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Week of September 17th - Fall fishing is here!

Well - the weather is with us. We had a hot spell, but as of today the weather is ideal for Fall fishing in the great Garden State. The week ahead has cool days with the highest temperature at 75 degrees midweek. More exciting is the overnight low - 49 over Tuesday night to Wednesday! Our local streams were below the warning mark of 65 degrees this morning, but please still check temps onsite with a thermometer or with the handy monitormywatershed.org site on your computer or phone. We (South Branch Outfitters) also post these daily for reference on Facebook or Instagram. These low temps make it once again safe to fight trout as they return to favorite haunts after seeking shelter from the heat by finding cold groundwater springs or other thermal refuges. Trout are sensitive creatures, what can I say?


So that is the good news! Also good news is the aquatic insect activity is evident. October Caddis are making appearances and Isonychia are with us, too. (Stop by the shop and pick up some John Collins electric October caddis wet flies!) From river bed to meniscus trout are becoming active and will soon be joined by some cousins from the hatchery! The holdovers will enjoy chasing your streamers around and may take a break to sip some BWO and other bank loving bugs. Keep your eyes and ears open at dusk. There have been some heavy hatches just before dark. The sunnies, chubs, bass, and little wilds and native fish love an evening snack.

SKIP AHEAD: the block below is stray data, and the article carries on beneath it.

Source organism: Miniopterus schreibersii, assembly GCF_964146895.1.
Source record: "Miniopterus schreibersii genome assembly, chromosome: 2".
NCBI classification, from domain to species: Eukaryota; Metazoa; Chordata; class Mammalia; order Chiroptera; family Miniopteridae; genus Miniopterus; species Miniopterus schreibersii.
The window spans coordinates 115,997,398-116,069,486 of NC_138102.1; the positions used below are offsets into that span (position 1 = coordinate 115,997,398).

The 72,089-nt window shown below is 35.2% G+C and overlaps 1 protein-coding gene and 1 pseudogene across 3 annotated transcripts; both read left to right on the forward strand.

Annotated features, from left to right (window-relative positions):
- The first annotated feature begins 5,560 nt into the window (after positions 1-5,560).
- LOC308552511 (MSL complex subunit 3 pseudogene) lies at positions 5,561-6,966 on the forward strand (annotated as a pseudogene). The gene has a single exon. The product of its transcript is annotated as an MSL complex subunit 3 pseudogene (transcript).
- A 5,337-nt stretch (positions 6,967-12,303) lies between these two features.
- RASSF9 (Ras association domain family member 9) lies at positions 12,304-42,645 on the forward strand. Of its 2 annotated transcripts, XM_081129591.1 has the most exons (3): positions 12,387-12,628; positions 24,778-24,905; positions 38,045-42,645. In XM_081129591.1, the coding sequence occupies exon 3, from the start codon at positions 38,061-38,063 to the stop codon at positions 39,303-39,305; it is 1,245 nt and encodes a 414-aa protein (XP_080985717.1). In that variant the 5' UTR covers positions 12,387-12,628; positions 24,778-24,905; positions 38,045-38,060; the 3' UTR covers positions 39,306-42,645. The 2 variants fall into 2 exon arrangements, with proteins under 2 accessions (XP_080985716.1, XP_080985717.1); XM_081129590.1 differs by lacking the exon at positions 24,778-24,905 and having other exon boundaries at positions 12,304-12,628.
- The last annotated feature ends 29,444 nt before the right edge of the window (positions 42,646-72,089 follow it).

The bad news is, of course, the flows! While not disastrous, we could use some rain. Look for the deeper runs and pools and watch for reds while crossing what have become very shallow riffles and gravel beds. Steer clear of any bare spots on the river bottom and leave any fish that seems to be protected a brood of eggs alone. Brown and Brook trout spawn between September and December.


We all know the days get short quick. While I look forward to cold water and cold temperatures, the fall is the last chance for consistent dry fly action. Get your elk hair and RS2 indicator rigs out - it's time to dodge some leaves.


See you out there!

- Roy B.


Local hatches (from the archive):

Morning 9-11 am:

Spotted Sedge Hydropsyche spp. Tan Elk Hair Caddis #14-18, LaFontaine's Tan Sparkle Pupa #14-18, Hare's Ear Soft Hackle #14-16, Tan Bird's Nest #14-18.

Green Sedge Rhyacophila lobifera Olive Elk Hair Caddis #14-18, LaFontaine's Olive Sparkle Pupa #14-16, Partridge & Soft Hackle #14-16, Olive Bird's Nest #14-18, Henryville Special #14-16

Trio Tricorythodes Trico #20-24


Midday through Late Afternoon 12 noon - 5pm:

Caddis may continue to hatch. see above

Blue Wing Olive Baetis levitans, interclaris, quebecensis, vagans. RS2, BWO, Pheasant Tail Nymph #18-20

Don't forget Ants in Cinnamon or Black and Hopper patterns.


Evening 6-8pm:

Light Cahill Maccaffertium modestum Light Cahill #14-16

Isonychia bicolor Iso, Adams Parachute #12-14.



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